I fasten a harness around my waist again and wrap weighty lengths of rope across my shoulders as Tom points to a wall of striated sandstone. "The canyon is on the other side," he says.




Desert streams comprise only one-millionth of Earth's water, yet they possess a relentless thrill to grind the earth down into channels of return. On a normal day, a desert stream like the Virgin carries 120 cubic feet of sediment. A monsoon flood event can cause the same stream to carry 240,000 cubic feet of sediment. Meaning one resolute storm can elicit more erosion in an afternoon than that river can carve on its own in five years.


A desert stream is simultaneously the refuge from a July heatwave and a vein that throbs in seconds with enough water to resemble the force of a freight train. A summer thunderstorm can drop four inches of rain in under 15 minutes. A dry, navigable riverbed one moment can pick up trees and boulders and bodies in the next. Desert streams are hurdled, rushing, gushing, tumbling, plunging across the stone earth, pulsing through the narrow channels of the landscape. A juxtaposition of slowness and torrential speed. Formed over millennia, yet altered permanently in a day.






Our hike to the canyon is brief, but still I feel like a blubbery seal waddling through the stone in my new thermal skin. I climb the sandstone wall, nearly on all fours, and the heat of the late desert morning slips between my skin and the wetsuit. Streams of sweat run down my back.


The day is hot and cloudless and the weather report calls for no rain. Still, I watch the sky for signs of betrayal. When we arrive at the edge of the canyon, Tom ties the expert knot at our waists before rigging up his own harness. Meanwhile, I am slow-boiled beneath my wetsuit. Standing on the edge of that maze of red stone, I look down into the slot where a black run of shallow snowmelt gently pours between the walls. I imagine parting the canyon like curtains.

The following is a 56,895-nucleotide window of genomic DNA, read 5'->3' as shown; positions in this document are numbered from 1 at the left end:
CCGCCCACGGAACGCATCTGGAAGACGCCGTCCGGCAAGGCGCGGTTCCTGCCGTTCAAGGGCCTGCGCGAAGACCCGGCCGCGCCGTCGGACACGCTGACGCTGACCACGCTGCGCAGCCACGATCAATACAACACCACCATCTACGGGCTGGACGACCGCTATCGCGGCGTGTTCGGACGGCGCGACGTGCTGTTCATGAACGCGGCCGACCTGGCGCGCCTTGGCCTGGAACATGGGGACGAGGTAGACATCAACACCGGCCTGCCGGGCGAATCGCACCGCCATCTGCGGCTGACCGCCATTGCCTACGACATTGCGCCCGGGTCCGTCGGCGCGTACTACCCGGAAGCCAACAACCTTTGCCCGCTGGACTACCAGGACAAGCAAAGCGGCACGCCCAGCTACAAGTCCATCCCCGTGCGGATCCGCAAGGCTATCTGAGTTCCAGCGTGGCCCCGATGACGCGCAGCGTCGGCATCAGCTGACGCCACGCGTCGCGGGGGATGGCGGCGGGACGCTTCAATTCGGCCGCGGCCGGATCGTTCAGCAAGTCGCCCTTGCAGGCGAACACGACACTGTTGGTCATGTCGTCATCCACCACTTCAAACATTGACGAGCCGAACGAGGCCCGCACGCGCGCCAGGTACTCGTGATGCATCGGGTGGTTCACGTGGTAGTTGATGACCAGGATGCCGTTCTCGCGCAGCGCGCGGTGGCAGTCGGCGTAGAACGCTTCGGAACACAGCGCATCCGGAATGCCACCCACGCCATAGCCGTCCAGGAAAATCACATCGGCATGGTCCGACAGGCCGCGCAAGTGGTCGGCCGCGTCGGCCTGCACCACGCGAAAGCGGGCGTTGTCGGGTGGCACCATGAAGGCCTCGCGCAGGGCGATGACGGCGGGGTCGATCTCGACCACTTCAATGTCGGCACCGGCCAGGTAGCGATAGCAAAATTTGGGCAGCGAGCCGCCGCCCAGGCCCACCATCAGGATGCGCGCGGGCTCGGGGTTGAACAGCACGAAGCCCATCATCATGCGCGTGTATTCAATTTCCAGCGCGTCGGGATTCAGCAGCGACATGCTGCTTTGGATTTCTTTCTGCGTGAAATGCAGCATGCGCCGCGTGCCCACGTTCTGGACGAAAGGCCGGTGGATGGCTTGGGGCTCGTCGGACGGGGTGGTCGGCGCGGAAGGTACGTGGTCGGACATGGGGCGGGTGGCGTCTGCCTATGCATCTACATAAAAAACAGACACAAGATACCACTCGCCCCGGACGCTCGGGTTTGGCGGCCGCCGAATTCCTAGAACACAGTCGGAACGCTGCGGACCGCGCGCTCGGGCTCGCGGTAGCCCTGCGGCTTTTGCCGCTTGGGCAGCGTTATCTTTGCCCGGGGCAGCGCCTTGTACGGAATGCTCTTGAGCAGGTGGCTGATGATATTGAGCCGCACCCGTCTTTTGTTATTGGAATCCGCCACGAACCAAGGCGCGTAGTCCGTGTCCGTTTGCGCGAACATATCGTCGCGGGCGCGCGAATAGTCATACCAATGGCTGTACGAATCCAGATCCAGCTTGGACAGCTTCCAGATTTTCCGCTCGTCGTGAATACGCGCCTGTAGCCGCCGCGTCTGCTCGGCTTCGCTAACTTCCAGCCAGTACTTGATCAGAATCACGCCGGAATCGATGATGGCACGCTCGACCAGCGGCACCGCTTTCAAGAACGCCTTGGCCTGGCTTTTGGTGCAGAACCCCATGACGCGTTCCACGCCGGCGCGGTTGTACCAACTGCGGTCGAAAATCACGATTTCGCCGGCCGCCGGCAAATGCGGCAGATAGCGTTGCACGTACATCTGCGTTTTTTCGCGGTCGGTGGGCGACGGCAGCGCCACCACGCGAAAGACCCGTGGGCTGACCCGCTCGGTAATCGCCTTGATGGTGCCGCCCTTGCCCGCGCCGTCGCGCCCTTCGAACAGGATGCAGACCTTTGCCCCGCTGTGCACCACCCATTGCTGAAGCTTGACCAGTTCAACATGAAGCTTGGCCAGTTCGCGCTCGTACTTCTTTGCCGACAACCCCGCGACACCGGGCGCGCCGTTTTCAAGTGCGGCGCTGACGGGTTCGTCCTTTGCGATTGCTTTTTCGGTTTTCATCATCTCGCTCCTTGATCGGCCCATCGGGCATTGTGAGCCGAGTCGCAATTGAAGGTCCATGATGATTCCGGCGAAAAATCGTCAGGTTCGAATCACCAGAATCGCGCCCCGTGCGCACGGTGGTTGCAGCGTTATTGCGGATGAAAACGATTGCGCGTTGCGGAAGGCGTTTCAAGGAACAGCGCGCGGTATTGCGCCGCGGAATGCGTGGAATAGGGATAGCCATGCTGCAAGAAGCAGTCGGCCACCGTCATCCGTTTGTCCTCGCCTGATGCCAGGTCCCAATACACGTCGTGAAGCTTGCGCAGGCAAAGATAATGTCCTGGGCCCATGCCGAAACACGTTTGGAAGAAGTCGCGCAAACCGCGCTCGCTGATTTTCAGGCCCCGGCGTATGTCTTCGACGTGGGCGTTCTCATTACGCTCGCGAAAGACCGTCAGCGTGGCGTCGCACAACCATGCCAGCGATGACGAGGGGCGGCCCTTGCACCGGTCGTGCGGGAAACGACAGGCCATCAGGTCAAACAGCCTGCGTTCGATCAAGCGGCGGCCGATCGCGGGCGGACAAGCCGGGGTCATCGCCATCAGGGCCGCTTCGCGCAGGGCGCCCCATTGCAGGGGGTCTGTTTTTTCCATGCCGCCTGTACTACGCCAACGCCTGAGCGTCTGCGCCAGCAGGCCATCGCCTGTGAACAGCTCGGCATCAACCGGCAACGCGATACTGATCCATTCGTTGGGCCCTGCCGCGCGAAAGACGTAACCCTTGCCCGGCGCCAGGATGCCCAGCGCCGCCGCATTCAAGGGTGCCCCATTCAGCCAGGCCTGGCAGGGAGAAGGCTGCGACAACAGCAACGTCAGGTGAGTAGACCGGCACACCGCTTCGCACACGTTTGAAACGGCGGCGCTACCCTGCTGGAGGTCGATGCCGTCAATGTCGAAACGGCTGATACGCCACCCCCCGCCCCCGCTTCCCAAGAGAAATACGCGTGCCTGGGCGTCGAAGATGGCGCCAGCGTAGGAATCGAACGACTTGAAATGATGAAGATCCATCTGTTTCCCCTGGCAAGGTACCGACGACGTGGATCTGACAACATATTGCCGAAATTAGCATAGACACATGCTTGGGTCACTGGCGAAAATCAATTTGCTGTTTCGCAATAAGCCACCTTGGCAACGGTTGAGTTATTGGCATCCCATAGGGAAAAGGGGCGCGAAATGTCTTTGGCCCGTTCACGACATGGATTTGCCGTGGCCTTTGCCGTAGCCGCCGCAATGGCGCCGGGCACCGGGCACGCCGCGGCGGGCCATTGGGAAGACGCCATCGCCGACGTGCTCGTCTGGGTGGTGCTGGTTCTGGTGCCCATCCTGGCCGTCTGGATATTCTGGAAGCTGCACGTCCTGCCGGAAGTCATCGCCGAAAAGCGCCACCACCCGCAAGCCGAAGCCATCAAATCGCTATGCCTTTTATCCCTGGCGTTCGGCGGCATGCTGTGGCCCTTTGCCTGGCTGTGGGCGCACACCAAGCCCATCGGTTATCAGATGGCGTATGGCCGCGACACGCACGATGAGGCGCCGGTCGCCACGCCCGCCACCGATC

In the southwest corner of Utah, water is delivered to the desert in one of two ways: from winter frontal storms that slump hunks of snow on the edges of canyons, or from summer monsoons which unload just about anywhere they please. You can always trace desert water back to one of these two origins.


Snow willingly transforms into groundwater, slipping through Navajo sandstone until captured by a less porous firmament or bumping into the denser Kayenta Formation. From there, gravity coaxes it out to face the desert as weeping canyon walls and steady fodder for the rivers. Snow is a slow bleed seeping into land.


The summer monsoons have a different tone. They are ritualistic explosions. Eruptions from the heavens. They come all of a sudden, or not at all. They dump great buckets from the sky, hurling water to the earth, slinging the floods across sandstone and pouring into rivers where they swell into a rising mass, taking out anything that stands in their path. Experts say that flash flood victims don't often die from drowning, but from the bludgeoning of objects the flood is capable of carrying.


Tom and Anna know this. Still, I want to ask one more time as we crest the final sandstone wall if it's possible to think of anything else as we leave the truck behind.


But I don't say anything. Instead, I itch at my skin through the wetsuit and Tom loops our ropes to a metal ring embedded in the rock. He double-checks our harnesses, gives us the instructions on rappelling once more, then steps to the canyon's edge. He leans back, dangling effortlessly over the 30-foot drop and reminds us, once we rappel in and pull the ropes through, we have to finish. There is no climbing out. Which means if there is any sign of rain, any moment of doubt, we have a very narrow window to jump down the three descents and swim like hell for the exit.





Before the publication of Aristotle’s Meteorology, "meteoric" was interpreted as "astronomical discussions." A great heavenly host of deliberators contemplating what weather to rain down upon the earth. As if to say a flash flood could only be brought down from the sky following a whispered debate above our heads.


Modern Earth sciences transformed "meteoric" to simply mean "any notable changes appearing in the sky." The weather would do as it would according to science with no other inputs. It really came to mean there was no one to blame but your own sorry self for not looking up in time. 


Staring down the canyon, I still hope some astronomical body can hear me.